Net API Notes for 2019/09/17

There have been lots of announcements this past week. Let's get to them!


Where GraphQL shines is when the API client and the producer are the same (or close to it). This is Chris Coyier's conclusion in his piece, "The Best GraphQL API is the one you write". It is a sentiment shared by Ben Nadel in "REST And GraphQL Are Not Your Only Choices When Building An HTTP API".

If Chris's point is that GraphQL is super convenient when both the producer and consumer are intimate with the problem set, Ben's point is that if the producer and consumer are even more intimate (like the same person on a smaller dev team) then even the hoops of adopting GraphQL may be unnecessary.

What I also found interesting about Chris's GraphQL piece is that we often hear about how a GraphQL's query language makes it superior in usage to a REST-ish (or net) API. Imagine my surprise, then, when Chris provides several examples of where a GraphQL's design (or lack of it) impedes the consumer. It turns out a standardized query language over HTTP might not be the silver bullet it was billed as.

An API experience, in most cases, should be designed. However, as these two pieces illustrate, the form that design takes is entirely dependent on the context.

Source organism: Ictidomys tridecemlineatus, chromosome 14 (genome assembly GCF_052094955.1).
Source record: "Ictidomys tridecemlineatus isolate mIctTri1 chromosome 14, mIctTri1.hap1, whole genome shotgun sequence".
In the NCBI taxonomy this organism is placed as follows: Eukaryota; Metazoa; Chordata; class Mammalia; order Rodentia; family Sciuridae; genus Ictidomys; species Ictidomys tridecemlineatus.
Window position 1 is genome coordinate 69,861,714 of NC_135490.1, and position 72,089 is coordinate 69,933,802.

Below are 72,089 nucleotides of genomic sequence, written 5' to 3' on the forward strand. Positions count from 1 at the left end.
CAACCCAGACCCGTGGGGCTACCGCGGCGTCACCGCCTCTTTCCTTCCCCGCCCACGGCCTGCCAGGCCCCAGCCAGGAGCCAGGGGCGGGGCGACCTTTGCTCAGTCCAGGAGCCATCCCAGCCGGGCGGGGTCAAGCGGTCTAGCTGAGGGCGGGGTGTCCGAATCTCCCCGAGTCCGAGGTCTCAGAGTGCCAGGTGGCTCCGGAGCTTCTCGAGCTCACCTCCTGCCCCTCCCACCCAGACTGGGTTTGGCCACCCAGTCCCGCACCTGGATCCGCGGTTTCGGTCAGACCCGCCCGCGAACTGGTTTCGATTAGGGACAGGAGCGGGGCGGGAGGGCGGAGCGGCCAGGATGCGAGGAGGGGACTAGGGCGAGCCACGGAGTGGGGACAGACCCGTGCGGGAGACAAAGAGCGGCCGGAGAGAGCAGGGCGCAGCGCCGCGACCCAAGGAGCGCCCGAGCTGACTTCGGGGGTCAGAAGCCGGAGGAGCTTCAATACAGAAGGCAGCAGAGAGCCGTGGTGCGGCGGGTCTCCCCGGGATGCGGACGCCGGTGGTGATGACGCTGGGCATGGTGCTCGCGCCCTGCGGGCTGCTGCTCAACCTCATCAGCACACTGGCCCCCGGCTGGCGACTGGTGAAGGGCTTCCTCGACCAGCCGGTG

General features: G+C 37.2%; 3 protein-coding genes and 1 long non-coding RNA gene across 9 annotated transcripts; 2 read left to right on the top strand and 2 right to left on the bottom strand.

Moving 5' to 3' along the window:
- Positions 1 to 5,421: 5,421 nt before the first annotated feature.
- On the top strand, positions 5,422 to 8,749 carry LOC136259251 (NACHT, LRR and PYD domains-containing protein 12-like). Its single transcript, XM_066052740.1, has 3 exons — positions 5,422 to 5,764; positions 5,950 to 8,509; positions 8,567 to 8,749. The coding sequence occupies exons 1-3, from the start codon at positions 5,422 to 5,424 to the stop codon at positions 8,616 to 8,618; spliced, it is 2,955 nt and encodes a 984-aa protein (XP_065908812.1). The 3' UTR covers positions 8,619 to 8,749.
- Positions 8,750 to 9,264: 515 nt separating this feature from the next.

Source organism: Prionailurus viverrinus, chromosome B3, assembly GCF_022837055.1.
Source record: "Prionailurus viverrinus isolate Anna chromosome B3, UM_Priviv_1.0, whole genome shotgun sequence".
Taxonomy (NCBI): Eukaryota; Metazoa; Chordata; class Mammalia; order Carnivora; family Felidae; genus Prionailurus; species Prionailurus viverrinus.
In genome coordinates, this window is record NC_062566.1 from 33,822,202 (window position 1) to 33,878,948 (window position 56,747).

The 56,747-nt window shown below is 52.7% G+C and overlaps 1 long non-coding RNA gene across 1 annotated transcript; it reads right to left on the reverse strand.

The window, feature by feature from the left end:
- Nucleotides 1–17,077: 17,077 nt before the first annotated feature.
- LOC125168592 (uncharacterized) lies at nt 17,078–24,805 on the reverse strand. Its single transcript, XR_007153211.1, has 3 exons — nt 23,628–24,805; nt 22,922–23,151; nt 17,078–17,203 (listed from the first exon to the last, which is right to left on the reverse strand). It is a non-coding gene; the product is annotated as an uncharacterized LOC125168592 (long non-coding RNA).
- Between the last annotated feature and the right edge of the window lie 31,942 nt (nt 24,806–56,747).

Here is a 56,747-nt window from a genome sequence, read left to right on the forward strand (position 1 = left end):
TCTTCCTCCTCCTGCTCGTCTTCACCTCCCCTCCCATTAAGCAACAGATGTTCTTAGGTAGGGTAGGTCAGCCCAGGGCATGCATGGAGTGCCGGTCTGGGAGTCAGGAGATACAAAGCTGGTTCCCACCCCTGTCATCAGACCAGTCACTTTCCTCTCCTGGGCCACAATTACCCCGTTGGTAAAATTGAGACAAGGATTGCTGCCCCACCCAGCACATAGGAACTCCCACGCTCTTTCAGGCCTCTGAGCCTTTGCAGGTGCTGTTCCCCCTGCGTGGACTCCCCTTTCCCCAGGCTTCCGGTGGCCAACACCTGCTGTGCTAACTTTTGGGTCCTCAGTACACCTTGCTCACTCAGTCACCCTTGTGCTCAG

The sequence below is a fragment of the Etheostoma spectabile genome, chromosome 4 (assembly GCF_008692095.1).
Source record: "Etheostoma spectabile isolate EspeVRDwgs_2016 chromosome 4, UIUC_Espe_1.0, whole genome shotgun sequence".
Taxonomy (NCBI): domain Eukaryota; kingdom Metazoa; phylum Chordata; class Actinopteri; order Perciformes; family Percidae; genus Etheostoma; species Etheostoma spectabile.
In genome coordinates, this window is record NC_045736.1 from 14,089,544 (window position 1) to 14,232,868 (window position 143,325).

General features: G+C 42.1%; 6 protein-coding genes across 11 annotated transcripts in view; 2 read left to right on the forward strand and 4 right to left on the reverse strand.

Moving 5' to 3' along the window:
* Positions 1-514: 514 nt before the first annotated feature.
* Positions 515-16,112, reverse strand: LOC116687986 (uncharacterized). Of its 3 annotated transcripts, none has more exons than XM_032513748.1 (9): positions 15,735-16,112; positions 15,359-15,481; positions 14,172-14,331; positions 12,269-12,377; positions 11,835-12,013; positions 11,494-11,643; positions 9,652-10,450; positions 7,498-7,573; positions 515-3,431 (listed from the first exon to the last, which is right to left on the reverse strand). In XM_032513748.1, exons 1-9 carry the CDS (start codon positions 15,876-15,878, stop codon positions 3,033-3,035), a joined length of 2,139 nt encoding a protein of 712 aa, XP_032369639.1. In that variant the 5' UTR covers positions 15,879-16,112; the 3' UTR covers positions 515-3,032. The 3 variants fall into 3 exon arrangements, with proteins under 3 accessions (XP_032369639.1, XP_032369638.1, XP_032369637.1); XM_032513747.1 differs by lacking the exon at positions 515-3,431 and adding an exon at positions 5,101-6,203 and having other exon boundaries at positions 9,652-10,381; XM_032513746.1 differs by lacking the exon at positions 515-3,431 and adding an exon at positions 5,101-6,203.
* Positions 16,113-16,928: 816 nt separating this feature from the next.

"The fastest request is the one that doesn't need to happen."

Development teams are willing to try many things to get better API performance. That includes esoteric architectural patterns, untested frameworks, and trivial refactoring. One of the biggest bangs-for-the-proverbial-buck, however, is including reasonable caching headers with an API request.

Harry Roberts has an approachable guide to the most common caching headers called "Cache-Control for Civilians". Must you implement all of them? No. However, implementing even a few (and nudging clients to use them) can have a huge positive impact on API performance.


Amazon has been building API-led, distributed systems for twenty years. Werner Vogels, Amazon's CTO, summarized the journey in his piece "Modern Applications at AWS".

What started with a monolithic bookstore application has created numerous touchstones a modern developer will be familiar with: from two-pizza teams to continuous integration to microservices. Serverless even makes an appearance!

If you follow the space intently, there may not be much new here. Further, a retrospective over this amount of time is sure to smooth over many of the rough edges. But, for those interested in seeing the big picture of how numerous technical components aggregate together into profound business differentiation, this is a refresher for you.


September is when I see folks shake off the summer slumber. This fall sees a slew of announcements in the fall conference season. A brief list includes the following:


The meetups and conferences for the end of the year are coming up quickly. is my list of in-person opportunities to socialize with other API practitioners from around the world. If there is a meetup, hackathon, or conference that is missing, let me know. I'd be happy to add it.

Finally, thank you goes out to my Patreons.

Till next time,

Matthew @libel_vox and

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